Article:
The pandemic has provided us — governments, corporates, and individuals — the opportunity to slow down and reflect upon where we lost our way. I hope that each of us seizes this moment to make changes in how we live and consume, so we are true to our traditional beliefs — that all life on earth is one single family.
Today, I can see the forests of the Aravali Biodiversity Park at the far end, under a light blue sky dotted with fluffy white clouds. The air is crisp and clear, and close to around 20 yellow-footed green pigeons locally known as hariyal, a rare sighting for Gurugram, are feasting on the fruits of the shehtut (Mulberry) tree in front of me. The sound of traffic is replaced by the chirping of birds and the tinkling of wind chimes as they sway in the light breeze. For a nature lover and environmentalist, this is as good as it gets in a metropolitan city in India.
I can't help but think, while the world is going through a humanitarian crisis and the worst economic slowdown since World War II, nature is getting the much-needed break it deserved! As hundreds of countries impose various degrees of lockdowns due to the COVID-19 pandemic, industrial and human activity is at its lowest in more than a century, and nature is taking full advantage! Many global cities are reporting improved Air Quality Index for several days in a row, and experiencing cooler weathers due to reduced carbon emissions that would otherwise raise temperatures. Some news channels even reported that the ozone layer is slowly repairing, and the rate of melting of the Arctic ice has reduced for the first time in the last 50 years.
Closer to home, reports suggest that some parts of the Ganga River are so clean that the water is fit for drinking! When nature was left to itself, it achieved in just three weeks, what human interventions and national government programmes could not in decades. With no pollution from sewage, industrial waste and plastic entering the river system, it revived itself and its aquatic biodiversity. The Yamuna too is showing improved water quality and quantity. For the first time in years, its surface is not covered in plastic and froth, but reflects the sky and scenic beauty around.
Wildlife everywhere is enjoying this sudden change in the pace of human life. Last night, I spotted a dusky eagle owl—a relatively shy woodland bird seldom seen in cities—sitting peacefully on my air conditioner unit and pruning its feathers. Some days ago, a friend from Coimbatore city next to the Western Ghats, shared a video of an elephant herd nonchalantly walking through a residential colony. In Navi Mumbai, lakes and wetlands are covered in pink, as a record number of flamingoes flock them, undisturbed by urban life. WhatsApp is abuzz with videos of a common leopard entering a farmhouse in Chandigarh, spotted deer roaming freely on the streets of Haridwar, rhinos trotting along with residential colonies in Assam, and dolphins jumping out of the water on the Mumbai coast. In other times, this close proximity of wildlife with human settlements would have been a cause for concern as it would result in conflict. But with slowed human activity, wildlife is getting a chance to reclaim their land, albeit for a brief period. With national parks shut in India and other parts of the world, our endangered wildlife is experiencing lesser stresses. Marine life, too, is benefitting from little to no fishing and other industrial activities, therefore not dying from being caught in fishing nets.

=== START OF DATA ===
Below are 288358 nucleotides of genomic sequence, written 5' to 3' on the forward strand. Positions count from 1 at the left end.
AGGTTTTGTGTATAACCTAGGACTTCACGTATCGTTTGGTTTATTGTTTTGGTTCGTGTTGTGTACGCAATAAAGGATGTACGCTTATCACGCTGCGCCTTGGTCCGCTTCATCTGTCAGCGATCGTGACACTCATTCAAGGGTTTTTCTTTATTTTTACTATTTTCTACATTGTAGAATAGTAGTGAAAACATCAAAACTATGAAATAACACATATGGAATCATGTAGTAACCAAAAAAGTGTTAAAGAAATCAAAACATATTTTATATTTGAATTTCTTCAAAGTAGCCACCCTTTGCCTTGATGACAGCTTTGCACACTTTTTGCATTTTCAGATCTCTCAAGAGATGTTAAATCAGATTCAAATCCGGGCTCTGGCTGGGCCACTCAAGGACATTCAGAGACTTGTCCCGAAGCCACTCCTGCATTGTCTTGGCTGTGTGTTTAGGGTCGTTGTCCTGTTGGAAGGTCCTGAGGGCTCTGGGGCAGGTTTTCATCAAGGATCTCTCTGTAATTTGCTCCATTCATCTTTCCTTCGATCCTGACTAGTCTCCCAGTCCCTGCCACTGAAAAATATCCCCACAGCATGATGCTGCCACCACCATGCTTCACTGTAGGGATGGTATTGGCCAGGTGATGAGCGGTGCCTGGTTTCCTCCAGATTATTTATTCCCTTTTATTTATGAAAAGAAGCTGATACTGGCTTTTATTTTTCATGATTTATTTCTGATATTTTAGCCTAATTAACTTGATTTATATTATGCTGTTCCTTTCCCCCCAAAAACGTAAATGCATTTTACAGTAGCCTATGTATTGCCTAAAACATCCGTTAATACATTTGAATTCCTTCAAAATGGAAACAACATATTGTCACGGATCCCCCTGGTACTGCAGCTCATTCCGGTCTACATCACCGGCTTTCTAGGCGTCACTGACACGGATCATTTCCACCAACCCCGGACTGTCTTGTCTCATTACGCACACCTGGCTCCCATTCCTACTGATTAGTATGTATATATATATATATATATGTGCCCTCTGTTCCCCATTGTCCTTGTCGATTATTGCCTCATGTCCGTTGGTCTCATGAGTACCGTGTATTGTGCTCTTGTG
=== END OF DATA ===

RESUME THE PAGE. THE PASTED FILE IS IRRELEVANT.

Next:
There is no arguing that these are short-term improvements and would not have a lasting impact once we go back to business-as-usual. But what the lockdown has shown us, is how quickly nature can bounce back if it is given a chance. The anecdotal evidence of thriving nature coming from different parts of the world can be a huge learning for world leaders, politicians, and conservationists. It shows us what can be achieved if all the climate and environment negotiations being discussed for so many years are actually implemented.
The year 2020 had a busy calendar of global meetings and conferences to address biodiversity loss world over. These included the World Conservation Congress, World Ocean Conference, and a World Nature Summit, all culminating in the agreement of a decade long Post2020 Biodiversity Framework. With the end of the pandemic nowhere in sight, these conferences are also currently on hold. But when the time comes to resume these negotiations, I hope that our world leaders remember what nature achieved for itself when humans stopped interfering for just four weeks. The lesson to draw from this experience is that nature has tremendous capacity to heal itself. All that we humans have to do is find ways of using its resources sustainably and live in harmony with it.
In India, nature has always been an intrinsic part of human civilization. The Sanskrit phrase, Vasudhaiva Kutumbakam, is the essence of Indian culture and philosophy of life. Literally translated, it means ‘the Earth is family'. But somewhere along the path of industrialization and urbanization, we lost touch with our roots. This pandemic has provided us — governments, corporates, and individuals— the opportunity to slow down and reflect upon where we lost our way. I hope that each of us seizes this moment to make changes in how we live and consume, so we are true to our traditional beliefs —that all life on earth is one single family.
(The article was published in the May issue of TerraGreen)